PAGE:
Foods Prepared With Liquid Nitrogen Can Cause Life Threatening Injuries, FDA Warns

liquid-nitrogen prepared food
Manustart / Shutterstock

Over the past decade, there has been a massive number of cases where food trends have gone horribly wrong. Liquid nitrogen is one of the more aesthetically pleasing trends, which makes it appealing to those who don’t understand the risks.

Across food courts, fairs, and specialty kiosks, a new treat has been blooming. Known as “Heaven’s Breath” or “Dragon’s Breath,” the trend involves preparing food items with liquid nitrogen and eating them. The foods produce a misty vapor, and the mist can be blown out through the mouth or nose as a party trick. Many foods can be infused, including cheese puffs, ice cream, and cocktails.

However, the FDA recently released a warning about consuming these foods, especially if the liquid nitrogen was added shortly before the point of sale or consumption.

“The FDA has become aware of severe — and in some cases, life-threatening — injuries, such as damage to skin and internal organs caused by liquid nitrogen still present in the food or drink. Injuries have occurred from handling or eating products prepared by adding liquid nitrogen immediately before consumption, even after the liquid nitrogen has fully evaporated due to the extremely low temperature of the food.”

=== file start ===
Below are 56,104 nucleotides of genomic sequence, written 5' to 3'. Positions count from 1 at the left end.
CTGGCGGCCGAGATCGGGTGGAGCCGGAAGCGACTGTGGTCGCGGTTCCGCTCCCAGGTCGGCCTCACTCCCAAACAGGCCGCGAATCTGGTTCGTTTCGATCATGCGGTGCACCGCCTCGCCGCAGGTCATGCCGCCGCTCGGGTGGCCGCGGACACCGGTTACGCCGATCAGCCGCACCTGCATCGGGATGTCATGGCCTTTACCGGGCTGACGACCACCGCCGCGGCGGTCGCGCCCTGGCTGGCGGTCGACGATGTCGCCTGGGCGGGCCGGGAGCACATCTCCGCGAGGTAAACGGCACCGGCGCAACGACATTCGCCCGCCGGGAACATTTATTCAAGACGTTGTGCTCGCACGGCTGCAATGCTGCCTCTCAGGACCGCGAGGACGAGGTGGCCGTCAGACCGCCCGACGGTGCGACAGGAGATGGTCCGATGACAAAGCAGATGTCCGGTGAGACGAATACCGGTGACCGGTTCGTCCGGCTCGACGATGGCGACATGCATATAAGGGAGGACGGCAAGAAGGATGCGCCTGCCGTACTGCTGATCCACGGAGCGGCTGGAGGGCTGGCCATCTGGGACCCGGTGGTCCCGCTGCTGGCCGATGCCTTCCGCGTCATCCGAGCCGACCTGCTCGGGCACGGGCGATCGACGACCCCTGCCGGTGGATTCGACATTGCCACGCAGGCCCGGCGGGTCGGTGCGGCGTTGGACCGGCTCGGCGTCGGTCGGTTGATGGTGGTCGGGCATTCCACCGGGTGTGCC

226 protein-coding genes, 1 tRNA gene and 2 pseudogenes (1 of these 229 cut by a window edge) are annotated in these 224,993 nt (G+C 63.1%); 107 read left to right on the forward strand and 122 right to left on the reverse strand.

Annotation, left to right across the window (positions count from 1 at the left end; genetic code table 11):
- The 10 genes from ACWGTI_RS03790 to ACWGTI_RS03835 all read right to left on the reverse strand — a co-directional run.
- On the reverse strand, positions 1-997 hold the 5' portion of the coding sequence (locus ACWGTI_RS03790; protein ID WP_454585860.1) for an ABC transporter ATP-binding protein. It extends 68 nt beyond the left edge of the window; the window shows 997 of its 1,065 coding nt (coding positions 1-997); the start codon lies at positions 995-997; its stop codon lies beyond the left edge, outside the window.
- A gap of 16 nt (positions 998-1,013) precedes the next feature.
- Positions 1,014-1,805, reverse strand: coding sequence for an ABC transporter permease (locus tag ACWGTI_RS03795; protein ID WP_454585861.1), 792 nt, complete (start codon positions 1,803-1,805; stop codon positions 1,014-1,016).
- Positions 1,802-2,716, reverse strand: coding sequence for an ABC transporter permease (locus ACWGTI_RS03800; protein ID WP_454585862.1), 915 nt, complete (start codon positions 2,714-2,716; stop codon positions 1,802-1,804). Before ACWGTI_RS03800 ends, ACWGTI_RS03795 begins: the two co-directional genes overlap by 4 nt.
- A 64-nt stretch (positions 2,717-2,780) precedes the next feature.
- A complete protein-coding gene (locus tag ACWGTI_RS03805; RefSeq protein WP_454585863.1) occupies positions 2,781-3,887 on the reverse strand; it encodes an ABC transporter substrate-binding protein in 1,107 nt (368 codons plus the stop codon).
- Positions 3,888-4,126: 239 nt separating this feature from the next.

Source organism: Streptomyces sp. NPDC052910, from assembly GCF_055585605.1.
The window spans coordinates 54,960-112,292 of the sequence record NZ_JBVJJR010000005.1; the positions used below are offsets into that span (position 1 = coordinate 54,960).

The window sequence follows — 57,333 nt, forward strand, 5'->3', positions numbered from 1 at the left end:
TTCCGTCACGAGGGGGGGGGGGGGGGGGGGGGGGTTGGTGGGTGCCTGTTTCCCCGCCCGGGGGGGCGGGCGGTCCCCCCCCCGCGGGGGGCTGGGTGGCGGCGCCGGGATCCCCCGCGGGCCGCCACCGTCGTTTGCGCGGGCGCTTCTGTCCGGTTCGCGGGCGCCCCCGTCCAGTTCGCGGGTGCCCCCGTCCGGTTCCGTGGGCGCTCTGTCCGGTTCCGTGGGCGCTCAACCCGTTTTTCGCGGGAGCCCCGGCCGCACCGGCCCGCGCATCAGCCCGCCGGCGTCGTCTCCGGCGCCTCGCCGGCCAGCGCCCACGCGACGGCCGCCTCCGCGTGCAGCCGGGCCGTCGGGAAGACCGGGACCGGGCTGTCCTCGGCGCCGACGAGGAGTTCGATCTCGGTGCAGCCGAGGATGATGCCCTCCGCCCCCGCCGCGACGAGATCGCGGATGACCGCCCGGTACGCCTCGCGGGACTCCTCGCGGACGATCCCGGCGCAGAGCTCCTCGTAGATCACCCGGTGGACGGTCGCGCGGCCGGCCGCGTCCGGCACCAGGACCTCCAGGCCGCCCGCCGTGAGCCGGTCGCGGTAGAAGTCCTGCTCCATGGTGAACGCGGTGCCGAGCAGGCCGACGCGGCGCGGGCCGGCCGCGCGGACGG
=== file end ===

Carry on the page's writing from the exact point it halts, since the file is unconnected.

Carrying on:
According to CNN, the FDA is working on understanding how retail and food establishments are using liquid nitrogen. While they reported injuries associated with the nitrogen-infused foods, they did not include details about how many have been hurt so far.

The danger does not necessarily come from liquid nitrogen in general, however. The foods are fully edible once the substance has evaporated, but trying to consume or touch it too soon can result in burn-like injuries. If ingested, it can cause serious damage to internal organs. Even breathing the vapor can irritate those with asthma, causing respiratory problems.

“Although liquid nitrogen is nontoxic and is currently used in medical settings and as an ingredient to prepare some food products, liquid nitrogen can freeze foods resulting in extremely low temperatures. This temperature can present risk of injury to consumers,” the FDA statement read.

“Further, applying liquid nitrogen immediately prior to consumption increases the risk of accidental ingestion or direct contact with liquid nitrogen because it does not provide enough time for the liquid nitrogen to fully evaporate.”

All in all, the trend should end. While the liquid nitrogen-infused foods aren’t deadly on their own, it might be best to avoid them anyway.